You know the classic high school movie makeover scene? That’s the scene where a designated cool-person exchanges a nerd-girl’s glasses for contacts (or just takes them away and leaves the poor nerd-girl to walk into things and get reading-headaches) magically transforming the nerd-girl into a cool-person worthy of having friends and being treated like a human being.
Well, I wear glasses now, so we’re about to do the reverse.
Reverse implies I start cool, put on glasses and get nerdy. In reality I start kind of nerdy, put on glasses and then I stay the same level of nerdy with the same personality and the same questionable social skills, but I feel a bit happier with how I look.
(Which is how successful makeovers work in the real world. I hope all you high-school-movie-screen-writers out there are paying attention.)
Here we go!
I need the glasses because I have moderate astigmatism. My left eye is almost okay, but my right eye isn’t. My right eye is that awful group-project partner you always end up with for university assignments who doesn’t do much, gets in the way, drags down your grade, ends up passing because of all your hard work and is the subject of your pencil-stabbing fantasies for the rest of the semester.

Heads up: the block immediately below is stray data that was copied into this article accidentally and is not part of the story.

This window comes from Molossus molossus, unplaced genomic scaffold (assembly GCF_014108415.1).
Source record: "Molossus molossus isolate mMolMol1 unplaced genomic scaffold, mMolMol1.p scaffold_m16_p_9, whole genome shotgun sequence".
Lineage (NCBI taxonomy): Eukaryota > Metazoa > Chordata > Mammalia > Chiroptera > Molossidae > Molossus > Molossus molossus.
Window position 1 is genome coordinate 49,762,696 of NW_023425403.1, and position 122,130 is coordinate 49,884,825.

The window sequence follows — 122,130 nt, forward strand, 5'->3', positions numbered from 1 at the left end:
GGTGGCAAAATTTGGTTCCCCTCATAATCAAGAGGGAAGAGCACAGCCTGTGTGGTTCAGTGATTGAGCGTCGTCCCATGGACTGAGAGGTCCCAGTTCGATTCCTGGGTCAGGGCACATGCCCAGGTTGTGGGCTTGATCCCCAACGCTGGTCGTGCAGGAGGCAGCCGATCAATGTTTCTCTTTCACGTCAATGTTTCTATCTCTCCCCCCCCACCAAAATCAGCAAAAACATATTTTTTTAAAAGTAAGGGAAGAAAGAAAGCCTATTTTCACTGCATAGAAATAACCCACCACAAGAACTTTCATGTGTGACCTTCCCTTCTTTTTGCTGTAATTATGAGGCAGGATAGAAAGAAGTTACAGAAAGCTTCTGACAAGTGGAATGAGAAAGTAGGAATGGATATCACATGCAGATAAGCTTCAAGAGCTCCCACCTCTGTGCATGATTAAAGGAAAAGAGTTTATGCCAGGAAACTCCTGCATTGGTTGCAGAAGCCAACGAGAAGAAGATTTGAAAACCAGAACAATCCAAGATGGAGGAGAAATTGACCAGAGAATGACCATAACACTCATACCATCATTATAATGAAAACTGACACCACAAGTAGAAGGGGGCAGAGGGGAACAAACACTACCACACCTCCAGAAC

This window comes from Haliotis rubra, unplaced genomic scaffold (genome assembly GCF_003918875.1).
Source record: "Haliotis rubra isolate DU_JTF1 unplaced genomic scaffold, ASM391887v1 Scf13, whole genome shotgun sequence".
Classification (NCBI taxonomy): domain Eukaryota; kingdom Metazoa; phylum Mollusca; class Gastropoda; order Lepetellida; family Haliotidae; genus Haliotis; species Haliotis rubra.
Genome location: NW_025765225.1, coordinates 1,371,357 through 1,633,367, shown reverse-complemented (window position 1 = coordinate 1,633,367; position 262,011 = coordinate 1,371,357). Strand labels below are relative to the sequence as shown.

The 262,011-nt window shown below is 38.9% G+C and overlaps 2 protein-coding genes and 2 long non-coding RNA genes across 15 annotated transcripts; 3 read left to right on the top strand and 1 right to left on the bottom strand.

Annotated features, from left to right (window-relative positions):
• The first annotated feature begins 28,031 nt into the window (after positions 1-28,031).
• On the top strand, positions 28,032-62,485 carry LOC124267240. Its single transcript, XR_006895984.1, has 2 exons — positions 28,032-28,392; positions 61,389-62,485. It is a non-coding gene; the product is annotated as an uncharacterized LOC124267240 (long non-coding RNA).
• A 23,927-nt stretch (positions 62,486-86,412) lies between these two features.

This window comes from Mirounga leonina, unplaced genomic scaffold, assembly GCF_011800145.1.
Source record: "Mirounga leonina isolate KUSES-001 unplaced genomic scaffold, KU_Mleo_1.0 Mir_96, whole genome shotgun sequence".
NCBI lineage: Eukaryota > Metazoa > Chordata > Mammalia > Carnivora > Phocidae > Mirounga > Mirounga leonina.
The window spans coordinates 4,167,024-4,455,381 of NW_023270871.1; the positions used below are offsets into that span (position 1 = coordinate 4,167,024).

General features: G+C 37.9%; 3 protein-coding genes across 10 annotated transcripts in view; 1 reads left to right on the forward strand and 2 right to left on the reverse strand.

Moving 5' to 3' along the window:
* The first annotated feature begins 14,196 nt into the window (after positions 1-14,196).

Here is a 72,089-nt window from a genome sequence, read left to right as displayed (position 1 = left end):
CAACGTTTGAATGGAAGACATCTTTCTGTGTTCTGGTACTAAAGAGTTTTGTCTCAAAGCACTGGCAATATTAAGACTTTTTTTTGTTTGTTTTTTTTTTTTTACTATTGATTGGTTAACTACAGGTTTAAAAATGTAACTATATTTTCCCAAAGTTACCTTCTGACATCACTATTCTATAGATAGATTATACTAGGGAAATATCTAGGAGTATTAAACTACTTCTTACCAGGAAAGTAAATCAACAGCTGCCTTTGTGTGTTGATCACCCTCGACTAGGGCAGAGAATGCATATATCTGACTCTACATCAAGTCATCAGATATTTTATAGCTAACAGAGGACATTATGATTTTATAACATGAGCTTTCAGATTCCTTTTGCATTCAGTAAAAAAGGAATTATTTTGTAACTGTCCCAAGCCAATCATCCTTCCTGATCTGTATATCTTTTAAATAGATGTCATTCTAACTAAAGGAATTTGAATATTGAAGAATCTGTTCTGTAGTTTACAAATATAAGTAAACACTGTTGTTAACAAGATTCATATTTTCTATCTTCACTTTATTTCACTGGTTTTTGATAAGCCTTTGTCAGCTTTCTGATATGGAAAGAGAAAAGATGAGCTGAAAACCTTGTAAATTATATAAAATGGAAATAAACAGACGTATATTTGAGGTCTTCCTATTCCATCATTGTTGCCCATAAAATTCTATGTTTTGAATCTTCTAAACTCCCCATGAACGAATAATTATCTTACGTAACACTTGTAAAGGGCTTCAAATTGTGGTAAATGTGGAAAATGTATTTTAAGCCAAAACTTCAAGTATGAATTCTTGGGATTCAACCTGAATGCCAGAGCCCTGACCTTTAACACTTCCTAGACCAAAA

Annoyed is the wrong word.
Wearing my old glasses slots in on my list of everyday things I have an unreasonably intense dislike of just above the term ‘happy snaps’ and a little below folding fitted sheets. There must be some narrow-frame perks that I can’t see (/joke. Get it?) because some people seem to like them. But I would rather not wear glasses at all than wear my old glasses with the narrow frames.
And in fact this is what I did for years. I just didn’t wear them, except for reading. It was a surprisingly successful solution. It even saved me money on blu-rays and granted me immunity from getting carried away about otherwise mediocre video games with awesome graphics.
But sometimes you catch yourself wondering what pores look like.
It took me an embarrassingly long time to realise the answer was to just get different glasses. I worked it out a couple of months ago and immediately went out and picked out the biggest frames I could find in the shop.
And I thought it was time to make the relationship comic-official.
I’m glad that palaeontologists decided to go with Brontosaurus in 2015. Apatosaurus just isn’t long term relationship material.